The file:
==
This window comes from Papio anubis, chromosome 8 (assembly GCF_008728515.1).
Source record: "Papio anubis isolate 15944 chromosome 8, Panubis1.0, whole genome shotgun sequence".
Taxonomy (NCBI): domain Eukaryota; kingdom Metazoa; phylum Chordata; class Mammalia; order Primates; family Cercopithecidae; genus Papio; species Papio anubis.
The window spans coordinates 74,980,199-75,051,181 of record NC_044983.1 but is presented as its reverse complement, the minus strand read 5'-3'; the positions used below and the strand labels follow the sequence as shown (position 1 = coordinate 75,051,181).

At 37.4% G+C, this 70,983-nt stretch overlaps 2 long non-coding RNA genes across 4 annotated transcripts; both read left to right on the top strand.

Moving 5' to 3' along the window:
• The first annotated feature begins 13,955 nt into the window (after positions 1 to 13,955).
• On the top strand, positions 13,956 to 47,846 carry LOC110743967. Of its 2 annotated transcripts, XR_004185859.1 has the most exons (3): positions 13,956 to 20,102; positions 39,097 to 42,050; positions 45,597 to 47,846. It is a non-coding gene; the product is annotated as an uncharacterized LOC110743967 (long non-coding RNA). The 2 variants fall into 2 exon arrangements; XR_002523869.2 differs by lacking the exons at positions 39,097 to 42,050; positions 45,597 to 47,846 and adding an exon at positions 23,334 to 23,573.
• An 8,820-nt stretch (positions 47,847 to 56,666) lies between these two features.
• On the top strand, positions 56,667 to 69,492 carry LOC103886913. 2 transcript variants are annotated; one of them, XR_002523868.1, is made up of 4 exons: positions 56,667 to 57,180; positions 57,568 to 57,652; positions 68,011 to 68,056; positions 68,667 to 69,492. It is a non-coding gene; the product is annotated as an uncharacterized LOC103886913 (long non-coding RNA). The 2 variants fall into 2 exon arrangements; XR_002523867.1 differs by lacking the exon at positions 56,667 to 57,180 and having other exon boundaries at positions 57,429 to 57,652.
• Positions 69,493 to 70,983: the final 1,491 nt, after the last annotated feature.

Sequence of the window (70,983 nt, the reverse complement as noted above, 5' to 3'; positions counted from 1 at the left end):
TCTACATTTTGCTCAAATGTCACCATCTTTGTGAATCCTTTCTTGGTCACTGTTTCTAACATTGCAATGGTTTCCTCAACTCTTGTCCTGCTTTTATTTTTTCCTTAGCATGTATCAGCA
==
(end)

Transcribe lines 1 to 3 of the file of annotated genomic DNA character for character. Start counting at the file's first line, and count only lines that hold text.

This window comes from Papio anubis, chromosome 8 (assembly GCF_008728515.1).
Source record: "Papio anubis isolate 15944 chromosome 8, Panubis1.0, whole genome shotgun sequence".
Taxonomy (NCBI): domain Eukaryota; kingdom Metazoa; phylum Chordata; class Mammalia; order Primates; family Cercopithecidae; genus Papio; species Papio anubis.